Mitt Romney’s Vice Presidential pick won’t be as important as media pundits would have you believe. Instead, Mr. Romney’s electoral success (or defeat) will largely rest on his ability to convince swing-state voters that President Obama has harmed the economy, rapidly increased the national debt, championed an unwise revolution in health care, and ineffectually addressed US immigration policy. If the President is able to shake-off the criticisms of his administration, Romney’s Vice Presidential pick won’t matter.
Nevertheless, Mitt Romney must pick carefully. In 2008 John McCain’s running mate, Governor Sarah Palin, had a positive impact on McCain’s campaign: conservatives suddenly felt comfortable voting for a candidate they didn’t particularly like. Unfortunately Governor Romney cannot afford a Vice Presidential candidate who will generate an undue amount of negative publicity – it would detract from his message and probably cost him the White House.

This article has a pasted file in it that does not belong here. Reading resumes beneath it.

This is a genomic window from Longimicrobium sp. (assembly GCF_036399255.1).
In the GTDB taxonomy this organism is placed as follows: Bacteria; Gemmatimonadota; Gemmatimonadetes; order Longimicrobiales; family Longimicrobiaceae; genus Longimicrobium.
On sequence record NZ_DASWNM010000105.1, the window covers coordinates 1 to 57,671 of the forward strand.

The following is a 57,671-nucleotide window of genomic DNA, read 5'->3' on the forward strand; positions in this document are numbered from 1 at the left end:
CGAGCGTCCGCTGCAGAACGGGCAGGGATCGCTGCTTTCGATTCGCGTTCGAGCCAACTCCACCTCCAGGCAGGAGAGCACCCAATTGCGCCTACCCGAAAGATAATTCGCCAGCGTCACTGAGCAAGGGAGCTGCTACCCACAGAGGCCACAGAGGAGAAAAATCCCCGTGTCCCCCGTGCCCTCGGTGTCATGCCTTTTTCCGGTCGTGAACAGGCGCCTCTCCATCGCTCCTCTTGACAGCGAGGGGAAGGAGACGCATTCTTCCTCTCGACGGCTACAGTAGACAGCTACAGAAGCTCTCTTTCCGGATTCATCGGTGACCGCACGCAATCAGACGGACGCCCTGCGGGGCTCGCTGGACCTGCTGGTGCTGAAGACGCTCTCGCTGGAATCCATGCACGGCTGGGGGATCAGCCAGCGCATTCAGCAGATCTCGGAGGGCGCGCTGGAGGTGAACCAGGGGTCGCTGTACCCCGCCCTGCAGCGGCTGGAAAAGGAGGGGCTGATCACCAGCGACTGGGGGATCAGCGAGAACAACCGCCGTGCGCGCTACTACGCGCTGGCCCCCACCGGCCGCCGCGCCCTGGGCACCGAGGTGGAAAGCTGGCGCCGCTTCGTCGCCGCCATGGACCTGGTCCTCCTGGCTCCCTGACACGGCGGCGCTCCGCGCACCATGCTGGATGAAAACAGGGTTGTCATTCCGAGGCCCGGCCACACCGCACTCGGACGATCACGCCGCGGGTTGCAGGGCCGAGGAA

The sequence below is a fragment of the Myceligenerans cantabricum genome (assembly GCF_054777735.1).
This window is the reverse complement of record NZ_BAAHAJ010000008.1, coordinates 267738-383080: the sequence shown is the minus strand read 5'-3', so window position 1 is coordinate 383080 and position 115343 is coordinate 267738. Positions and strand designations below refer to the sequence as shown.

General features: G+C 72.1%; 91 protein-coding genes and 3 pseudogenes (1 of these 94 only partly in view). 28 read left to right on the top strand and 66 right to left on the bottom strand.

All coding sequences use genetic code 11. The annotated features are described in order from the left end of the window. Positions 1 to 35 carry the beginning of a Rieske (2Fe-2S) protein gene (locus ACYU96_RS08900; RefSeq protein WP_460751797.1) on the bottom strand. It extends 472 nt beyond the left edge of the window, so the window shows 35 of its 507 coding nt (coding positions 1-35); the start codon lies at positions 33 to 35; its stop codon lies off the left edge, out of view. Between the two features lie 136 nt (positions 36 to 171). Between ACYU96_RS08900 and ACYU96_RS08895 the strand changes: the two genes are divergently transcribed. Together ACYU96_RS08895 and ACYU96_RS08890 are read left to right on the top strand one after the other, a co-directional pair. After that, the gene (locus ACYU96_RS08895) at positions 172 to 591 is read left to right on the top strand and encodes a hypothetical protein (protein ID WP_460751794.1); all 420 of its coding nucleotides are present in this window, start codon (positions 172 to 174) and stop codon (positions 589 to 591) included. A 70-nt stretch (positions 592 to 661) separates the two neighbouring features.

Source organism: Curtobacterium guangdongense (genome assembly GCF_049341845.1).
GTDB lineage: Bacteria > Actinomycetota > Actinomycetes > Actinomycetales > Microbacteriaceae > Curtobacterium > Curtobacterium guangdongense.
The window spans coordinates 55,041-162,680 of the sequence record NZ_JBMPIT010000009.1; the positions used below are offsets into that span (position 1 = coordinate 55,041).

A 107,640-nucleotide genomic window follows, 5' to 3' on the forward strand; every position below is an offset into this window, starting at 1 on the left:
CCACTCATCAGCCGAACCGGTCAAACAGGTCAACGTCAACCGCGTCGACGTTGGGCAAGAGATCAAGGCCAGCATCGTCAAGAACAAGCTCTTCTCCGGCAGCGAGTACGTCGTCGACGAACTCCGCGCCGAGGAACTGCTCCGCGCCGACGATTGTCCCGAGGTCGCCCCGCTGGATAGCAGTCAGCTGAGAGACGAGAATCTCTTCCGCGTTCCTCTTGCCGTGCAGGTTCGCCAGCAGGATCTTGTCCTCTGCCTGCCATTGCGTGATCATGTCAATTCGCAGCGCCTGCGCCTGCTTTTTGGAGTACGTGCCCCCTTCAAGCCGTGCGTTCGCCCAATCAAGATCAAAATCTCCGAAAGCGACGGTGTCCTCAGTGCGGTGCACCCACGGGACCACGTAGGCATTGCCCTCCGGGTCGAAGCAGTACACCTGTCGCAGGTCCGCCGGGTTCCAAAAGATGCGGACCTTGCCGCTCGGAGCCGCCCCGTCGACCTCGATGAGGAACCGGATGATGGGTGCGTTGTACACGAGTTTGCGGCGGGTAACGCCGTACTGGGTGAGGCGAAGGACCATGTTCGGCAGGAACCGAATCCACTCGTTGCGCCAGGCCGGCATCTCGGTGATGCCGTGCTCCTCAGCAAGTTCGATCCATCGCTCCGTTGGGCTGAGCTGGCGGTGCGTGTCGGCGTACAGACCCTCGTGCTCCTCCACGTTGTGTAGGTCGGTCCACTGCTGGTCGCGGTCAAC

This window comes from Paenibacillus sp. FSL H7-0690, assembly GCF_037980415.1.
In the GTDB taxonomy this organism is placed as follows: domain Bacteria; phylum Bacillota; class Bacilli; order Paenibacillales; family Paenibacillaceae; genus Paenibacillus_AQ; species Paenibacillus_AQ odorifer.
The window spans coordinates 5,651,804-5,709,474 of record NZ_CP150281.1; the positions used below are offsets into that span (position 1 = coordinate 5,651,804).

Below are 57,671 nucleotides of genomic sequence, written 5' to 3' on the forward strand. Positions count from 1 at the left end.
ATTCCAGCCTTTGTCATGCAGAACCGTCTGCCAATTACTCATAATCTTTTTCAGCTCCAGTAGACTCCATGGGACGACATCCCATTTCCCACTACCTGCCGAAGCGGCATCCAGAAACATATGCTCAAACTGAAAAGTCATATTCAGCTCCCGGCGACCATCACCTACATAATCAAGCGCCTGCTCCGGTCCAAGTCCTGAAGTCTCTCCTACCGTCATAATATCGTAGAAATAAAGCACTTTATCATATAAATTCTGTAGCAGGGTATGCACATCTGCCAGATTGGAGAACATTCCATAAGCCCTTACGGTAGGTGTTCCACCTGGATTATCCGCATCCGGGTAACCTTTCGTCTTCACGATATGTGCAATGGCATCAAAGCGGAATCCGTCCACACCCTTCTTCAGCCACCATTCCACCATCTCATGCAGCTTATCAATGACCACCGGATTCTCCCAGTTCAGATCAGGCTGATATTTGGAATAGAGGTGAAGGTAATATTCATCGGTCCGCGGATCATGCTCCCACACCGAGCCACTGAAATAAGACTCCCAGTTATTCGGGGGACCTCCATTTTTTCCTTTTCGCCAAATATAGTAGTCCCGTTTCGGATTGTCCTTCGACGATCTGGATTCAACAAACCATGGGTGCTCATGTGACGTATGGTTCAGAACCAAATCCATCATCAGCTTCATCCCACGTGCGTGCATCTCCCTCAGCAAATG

In addition to the short-term electoral considerations, the choice of a Vice President also raises long-term strategic questions. If Mr. Romney wins the presidential election with a Senator as his running mate, the victory might be a shallow one: it could cost Republicans a valuable seat in the Senate. Such a result would only make long-term reforms more difficult. Thus it would be unwise for Mitt Romney to ask Florida Senator Marco Rubio or New Hampshire Senator Kelly Ayotte to be his Vice President. Naturally, a Senator from a reliably Republican state would not pose such a risk (e.g. South Dakota Senator John Thune).
Mitt Romney is in a tough spot: a safe Vice Presidential pick will do little to offset the President’s dedicated supporters and impressive campaigning skills, while a high-risk high-reward choice will give Democrat loyalists a Vice Presidential candidate they can attack. Betters beware: this contest will be close – regardless of the Republican Vice Presidential nominee.